"Pregnancy-shaming" needs to stop

Actress Elsa Pataky and her husband Chris Hemsworth arrive on the red carpet at the 86th Academy...

Actress Elsa Pataky and her husband Chris Hemsworth arrive on the red carpet at the 86th Academy Awards in Hollywood, California March 2, 2014. REUTERS/Mike Blake

Joanne Richard, Special to QMI Agency

, Last Updated: 8:04 AM ET

 

What the frock? More bump-bashing going on. Chris Hemsworth’s pregnant wife, Elsa Pataky, received major snark on Oscar night. Her baby bump “looks like a beer belly,” slammed George Kotsiopoulos, catty co-host of E’s Fashion Police. Joan Rivers and Kelly Osborne joined in on the jabs.

Pataky’s appearance in a glittering turquoise dropped-waist dress displayed her baby bump in all its glory. She’s beautiful, glowing and carrying twins – a picture of health and trashed for it.

When it comes to celebrity pregnancy, there is a 24/7 obsession with the star’s weight gain and how quickly she loses it. “Those who stay thin during pregnancy are admired, and the ones who don’t are ridiculed,” says therapist Kimberly Moffit, of kmatherapy.com.

Celebrity moms-to-be are tortured with unflattering pictures and criticism of their new growing body, says Moffit, new mom to eight-week old Kassandra.

Pregnancy-shaming appears to be growing, agree experts. “Celebrities are observed almost constantly and when pregnant, there is even more to scrutinize and criticize,” says Dr. Barbara Greenberg, clinical psychologist at drbarbaragreenberg.com.

Body assassination is a free for all, and past pregnant recipients of painful bashing include Jessica Simpson, Beyonce and Amber Rose. Kim Kardashian got publicly lynched regularly for showing off her growing baby bump with tight-fitting clothes. “A fright in frills” is how the Daily Mail referred to her a year ago in a story accompanied by more than a dozen unflattering photos to illustrate there was “no hiding the fact that a Kardashian baby is on its way.”

Hide it? Pregnant pause here. I say flaunt it. You glow, girl! I’m no fan of any Kardashian, but picking on a pregnant woman, her weight, shape or wardrobe, is not ok, so frock off.

The Fashion Police are welcome to their opinion, says Dr. Robyn Silverman, however criticizing her pregnant body in the dress gets a big fail.

“Women need to be able to celebrate their bodies at every stage of life - I say if it makes you feel beautiful, go ahead. Be your own fashion police!” adds Silverman, body image specialist at drrobynsilverman.com.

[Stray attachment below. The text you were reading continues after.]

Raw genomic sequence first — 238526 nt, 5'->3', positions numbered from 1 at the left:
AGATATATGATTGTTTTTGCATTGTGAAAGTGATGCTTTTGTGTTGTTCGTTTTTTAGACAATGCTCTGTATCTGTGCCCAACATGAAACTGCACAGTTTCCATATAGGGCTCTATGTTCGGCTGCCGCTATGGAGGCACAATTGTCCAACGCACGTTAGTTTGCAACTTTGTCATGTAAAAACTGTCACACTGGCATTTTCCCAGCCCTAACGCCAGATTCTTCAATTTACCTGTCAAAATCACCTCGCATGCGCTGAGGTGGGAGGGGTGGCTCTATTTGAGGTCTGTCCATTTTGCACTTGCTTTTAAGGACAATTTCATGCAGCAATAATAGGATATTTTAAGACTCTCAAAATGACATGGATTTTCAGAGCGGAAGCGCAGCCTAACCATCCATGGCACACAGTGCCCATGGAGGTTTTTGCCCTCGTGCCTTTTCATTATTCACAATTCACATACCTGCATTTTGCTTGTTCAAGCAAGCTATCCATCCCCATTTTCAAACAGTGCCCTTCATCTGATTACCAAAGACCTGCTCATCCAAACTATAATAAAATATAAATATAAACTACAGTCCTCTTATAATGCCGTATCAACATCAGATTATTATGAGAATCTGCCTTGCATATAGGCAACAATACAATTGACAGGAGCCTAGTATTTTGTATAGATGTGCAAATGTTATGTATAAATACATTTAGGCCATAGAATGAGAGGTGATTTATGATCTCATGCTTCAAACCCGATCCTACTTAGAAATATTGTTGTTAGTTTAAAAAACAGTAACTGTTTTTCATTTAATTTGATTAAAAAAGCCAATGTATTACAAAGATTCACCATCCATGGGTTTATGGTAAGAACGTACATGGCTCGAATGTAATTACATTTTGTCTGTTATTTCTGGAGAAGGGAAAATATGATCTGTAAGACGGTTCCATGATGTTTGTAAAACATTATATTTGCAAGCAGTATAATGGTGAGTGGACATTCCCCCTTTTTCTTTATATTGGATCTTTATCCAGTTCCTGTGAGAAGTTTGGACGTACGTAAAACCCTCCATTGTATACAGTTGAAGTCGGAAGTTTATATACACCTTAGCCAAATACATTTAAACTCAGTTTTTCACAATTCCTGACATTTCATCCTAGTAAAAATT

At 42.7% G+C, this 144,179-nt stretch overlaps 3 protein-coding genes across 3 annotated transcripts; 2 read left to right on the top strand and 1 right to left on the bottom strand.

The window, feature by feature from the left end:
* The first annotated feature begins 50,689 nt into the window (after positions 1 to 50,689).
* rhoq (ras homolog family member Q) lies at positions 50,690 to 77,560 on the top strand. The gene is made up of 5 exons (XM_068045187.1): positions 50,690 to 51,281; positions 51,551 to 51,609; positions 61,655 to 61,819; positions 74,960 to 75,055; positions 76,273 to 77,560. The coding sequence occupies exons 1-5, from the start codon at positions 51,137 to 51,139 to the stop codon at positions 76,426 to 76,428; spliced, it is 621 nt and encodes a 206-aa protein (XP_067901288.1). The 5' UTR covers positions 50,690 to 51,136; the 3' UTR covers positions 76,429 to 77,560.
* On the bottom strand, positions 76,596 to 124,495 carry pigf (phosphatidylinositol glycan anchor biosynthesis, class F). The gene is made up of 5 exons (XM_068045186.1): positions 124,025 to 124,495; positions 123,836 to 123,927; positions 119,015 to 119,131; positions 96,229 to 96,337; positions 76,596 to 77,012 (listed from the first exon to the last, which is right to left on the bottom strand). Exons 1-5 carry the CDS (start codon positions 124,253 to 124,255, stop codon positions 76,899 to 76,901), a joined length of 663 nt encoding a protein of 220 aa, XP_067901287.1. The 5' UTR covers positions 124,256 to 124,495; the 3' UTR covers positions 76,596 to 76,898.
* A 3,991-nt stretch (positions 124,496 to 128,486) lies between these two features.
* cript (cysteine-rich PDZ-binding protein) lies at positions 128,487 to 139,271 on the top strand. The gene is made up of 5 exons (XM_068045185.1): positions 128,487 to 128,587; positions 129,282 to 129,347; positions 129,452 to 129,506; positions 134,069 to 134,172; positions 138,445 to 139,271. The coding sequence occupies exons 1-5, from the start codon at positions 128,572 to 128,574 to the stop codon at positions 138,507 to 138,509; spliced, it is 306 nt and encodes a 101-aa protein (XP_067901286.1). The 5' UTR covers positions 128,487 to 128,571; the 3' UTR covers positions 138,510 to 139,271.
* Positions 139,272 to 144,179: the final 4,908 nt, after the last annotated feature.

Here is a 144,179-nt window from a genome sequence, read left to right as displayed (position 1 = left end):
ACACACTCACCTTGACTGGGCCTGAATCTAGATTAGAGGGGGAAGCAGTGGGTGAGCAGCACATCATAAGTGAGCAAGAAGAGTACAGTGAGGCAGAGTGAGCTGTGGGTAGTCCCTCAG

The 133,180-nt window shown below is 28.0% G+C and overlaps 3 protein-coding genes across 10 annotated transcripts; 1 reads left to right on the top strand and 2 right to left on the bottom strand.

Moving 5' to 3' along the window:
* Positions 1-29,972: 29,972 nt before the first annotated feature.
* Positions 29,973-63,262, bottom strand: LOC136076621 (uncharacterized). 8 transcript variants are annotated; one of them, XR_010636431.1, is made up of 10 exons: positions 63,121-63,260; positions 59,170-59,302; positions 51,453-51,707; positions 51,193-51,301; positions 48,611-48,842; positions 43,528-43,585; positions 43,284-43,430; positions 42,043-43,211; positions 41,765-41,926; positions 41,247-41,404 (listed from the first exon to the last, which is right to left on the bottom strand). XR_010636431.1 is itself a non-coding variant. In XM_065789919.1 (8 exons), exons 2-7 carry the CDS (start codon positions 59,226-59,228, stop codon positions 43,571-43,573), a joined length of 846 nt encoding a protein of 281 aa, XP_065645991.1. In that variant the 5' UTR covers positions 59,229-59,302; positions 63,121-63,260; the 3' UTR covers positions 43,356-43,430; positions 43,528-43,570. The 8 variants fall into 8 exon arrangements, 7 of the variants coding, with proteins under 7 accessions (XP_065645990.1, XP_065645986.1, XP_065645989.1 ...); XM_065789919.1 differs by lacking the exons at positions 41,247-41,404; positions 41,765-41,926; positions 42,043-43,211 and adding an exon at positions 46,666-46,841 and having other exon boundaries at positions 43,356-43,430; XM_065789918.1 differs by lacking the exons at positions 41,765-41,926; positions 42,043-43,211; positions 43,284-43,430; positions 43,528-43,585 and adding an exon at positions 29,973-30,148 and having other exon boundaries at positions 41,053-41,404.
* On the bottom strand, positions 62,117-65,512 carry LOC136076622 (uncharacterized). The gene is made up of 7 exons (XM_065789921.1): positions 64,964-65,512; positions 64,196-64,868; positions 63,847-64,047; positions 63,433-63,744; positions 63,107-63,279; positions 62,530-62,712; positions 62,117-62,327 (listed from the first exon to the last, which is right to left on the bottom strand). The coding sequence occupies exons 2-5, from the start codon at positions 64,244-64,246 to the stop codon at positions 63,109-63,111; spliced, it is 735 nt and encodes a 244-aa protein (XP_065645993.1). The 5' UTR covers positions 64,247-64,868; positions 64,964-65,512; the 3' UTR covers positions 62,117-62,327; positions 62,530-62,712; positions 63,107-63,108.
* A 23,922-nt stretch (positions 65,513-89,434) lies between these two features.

According to therapist Mary Jo Rapini (maryjorapini.com), the pressure for women to weigh a certain amount and barely show during pregnancy has never been stronger. “Celebrities have perhaps modeled this aspect the worse, but celebrities also suffer the most with their self-esteem and body image.”

The majority of shaming is coming from the sexualization of pregnant women - judgment is cast on them when they are viewed as getting too big or dressing in a way that doesn’t match society’s very limited vision of a sexual pregnant woman. “It is sick, but it is the culture,” adds Rapini.

“Get a grip, people!” says Wendy Walsh (drwendywalsh.com). “The discrimination against mothers in media and in business is a disgrace to our species! Women hold enormous reproductive and nurturing power, yet the porn culture that we live in seems to only accept women as sex objects.

“It is bad enough that new mothers are being pressured to fit back into their skinny jeans and hooker pumps by the time their breast milk comes in, and now, gorgeous pregnant madonnas are being slammed as not hot enough?” adds Walsh, a relationship therapist who regularly appears on Dr. Drew On Call.

Wiping out body bashing begins at home

“Mothers, raise your daughter to value her interests, her healthy body, and her smart mind. These are the keys to healthy body image and self esteem,” says Mary Jo Rapini.

Women who are self assured and value their brains do not get sucked into hyperbole from media or judgmental people who unfortunately are loud with their ignorance, adds Rapini.

Be kind to yourself. Research shows that a mother’s self-image and how she comments on her own body can positively or negatively affect her child’s own self-image, says therapist Kimberly Moffit.

“Children who develop eating disorders are statistically linked to mothers who have their own issues with their weight and low self-esteem. So stay positive during this time and revel in the beautiful baby growing inside you!” adds Moffit.


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